The Cambridge Companion to the Irish Novel
The Irish novel has had a distinguished history. It spans such diverse authors as James Joyce, George Moore, Maria Edgeworth, Bram Stoker, Flann O'Brien, Samuel Beckett, Lady Morgan, John Banville, and others. Yet it has until now received less critical attention than Irish poetry and drama. This volume covers three hundred years of Irish achievement in fiction, with essays on key genres, themes, and authors. It provides critiques of individual works, accounts of important novelists, and histories of sub-genres and allied narrative forms, establishing significant social and political contexts for dozens of novels. The varied perspectives and emphases by more than a dozen critics and literary historians ensure that the Irish novel receives due tribute for its colour, variety and linguistic verve. Each chapter features recommended further reading. This is the perfect overview for students of the Irish novel from the romances of the seventeenth century to the present day.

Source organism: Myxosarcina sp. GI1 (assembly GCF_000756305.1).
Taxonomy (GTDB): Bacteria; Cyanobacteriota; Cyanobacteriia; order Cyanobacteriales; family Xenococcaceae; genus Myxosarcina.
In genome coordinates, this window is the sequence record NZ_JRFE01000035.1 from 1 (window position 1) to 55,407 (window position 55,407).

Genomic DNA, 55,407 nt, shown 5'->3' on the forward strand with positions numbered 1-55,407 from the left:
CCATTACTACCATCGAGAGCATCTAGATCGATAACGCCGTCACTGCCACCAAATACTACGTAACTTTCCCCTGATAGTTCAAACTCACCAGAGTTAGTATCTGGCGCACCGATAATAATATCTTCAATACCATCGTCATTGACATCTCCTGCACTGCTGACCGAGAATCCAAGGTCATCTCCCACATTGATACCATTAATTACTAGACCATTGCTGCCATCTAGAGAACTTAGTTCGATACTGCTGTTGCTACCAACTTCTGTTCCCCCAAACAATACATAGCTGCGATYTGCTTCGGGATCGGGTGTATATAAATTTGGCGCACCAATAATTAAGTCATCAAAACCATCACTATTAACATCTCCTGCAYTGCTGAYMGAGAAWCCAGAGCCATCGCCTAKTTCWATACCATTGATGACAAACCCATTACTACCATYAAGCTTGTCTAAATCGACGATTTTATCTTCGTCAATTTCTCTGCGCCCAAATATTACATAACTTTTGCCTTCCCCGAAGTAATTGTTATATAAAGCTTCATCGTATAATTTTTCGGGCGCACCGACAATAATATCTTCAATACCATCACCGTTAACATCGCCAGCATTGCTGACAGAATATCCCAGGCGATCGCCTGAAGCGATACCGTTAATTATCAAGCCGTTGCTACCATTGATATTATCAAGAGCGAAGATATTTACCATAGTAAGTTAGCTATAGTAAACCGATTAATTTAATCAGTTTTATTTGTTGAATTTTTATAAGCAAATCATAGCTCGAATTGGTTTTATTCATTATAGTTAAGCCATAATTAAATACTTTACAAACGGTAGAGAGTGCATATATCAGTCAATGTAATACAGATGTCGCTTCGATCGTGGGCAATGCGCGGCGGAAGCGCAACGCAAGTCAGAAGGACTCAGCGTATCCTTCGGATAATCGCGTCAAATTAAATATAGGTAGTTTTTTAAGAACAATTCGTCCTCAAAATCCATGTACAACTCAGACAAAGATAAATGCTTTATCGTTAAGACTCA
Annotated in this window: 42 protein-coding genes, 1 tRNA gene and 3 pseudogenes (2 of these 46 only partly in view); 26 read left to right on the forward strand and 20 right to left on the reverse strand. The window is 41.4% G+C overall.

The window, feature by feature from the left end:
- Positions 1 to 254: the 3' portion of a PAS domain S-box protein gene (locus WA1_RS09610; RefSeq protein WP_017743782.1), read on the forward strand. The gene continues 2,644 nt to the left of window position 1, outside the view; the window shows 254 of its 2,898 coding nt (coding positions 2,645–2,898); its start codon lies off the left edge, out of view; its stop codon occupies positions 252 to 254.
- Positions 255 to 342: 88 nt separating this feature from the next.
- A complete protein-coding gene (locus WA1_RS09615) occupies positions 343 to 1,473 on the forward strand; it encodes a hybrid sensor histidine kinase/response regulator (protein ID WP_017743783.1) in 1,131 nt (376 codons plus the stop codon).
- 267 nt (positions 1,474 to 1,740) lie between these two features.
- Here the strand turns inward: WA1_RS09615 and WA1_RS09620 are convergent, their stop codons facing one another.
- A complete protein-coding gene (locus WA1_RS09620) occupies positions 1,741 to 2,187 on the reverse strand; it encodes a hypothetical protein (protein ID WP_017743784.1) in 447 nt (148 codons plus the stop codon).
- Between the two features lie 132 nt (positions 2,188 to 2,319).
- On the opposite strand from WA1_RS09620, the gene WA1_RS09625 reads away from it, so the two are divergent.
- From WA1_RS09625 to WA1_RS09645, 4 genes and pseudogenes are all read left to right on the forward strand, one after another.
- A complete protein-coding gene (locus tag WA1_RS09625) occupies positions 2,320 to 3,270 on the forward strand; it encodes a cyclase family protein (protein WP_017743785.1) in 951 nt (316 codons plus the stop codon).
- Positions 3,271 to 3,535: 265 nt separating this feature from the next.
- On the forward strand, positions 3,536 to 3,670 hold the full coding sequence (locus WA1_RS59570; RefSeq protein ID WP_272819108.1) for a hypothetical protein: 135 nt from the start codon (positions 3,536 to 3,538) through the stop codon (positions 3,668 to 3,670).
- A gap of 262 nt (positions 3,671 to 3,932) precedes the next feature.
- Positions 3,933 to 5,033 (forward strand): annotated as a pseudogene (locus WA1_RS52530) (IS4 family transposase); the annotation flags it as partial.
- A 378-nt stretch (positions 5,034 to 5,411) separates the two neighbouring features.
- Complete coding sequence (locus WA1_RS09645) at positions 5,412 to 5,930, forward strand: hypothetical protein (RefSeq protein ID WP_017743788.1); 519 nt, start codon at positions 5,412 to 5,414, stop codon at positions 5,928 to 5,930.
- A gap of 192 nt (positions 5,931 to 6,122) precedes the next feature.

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Anglo-Irish artist Ascendancy autobiography Banim Beckett Belfast big house British Cambridge Castle Rackrent Catholic century characters conﬂict Cork cultural deﬁnition Dublin Edgeworth eighteenth-century Elizabeth Bowen emphasises English father Fiction ﬁctional ﬁgure ﬁlm ﬁnal ﬁnds Finnegans Wake ﬁrst Flann O’Brien Gaelic Gaeltacht gender genre George Moore Gothic novels Gulliver’s Travels identiﬁed identity inﬂuence Ireland Irish ﬁction Irish Gothic Irish Literature Irish novel Irish writers James Joyce John John Banim Joyce’s land landlord language literary living London Maria Edgeworth marriage modern modernist Moore’s mother Murphy narrative narrator narrator’s national tale nationalist native nineteenth nineteenth-century novelists O’Connor O’Donovan O’Faolain parody plot political Portrait prose Protestant published reader reading realist reﬂect regional religious Revival romantic rural Seamus Deane sense sexual signiﬁcant social society Somerville and Ross speciﬁc Stephen tradition translation Trilogy Ulster Ulysses University Press violence W. B. Yeats Wild Irish William Carleton women Yeats young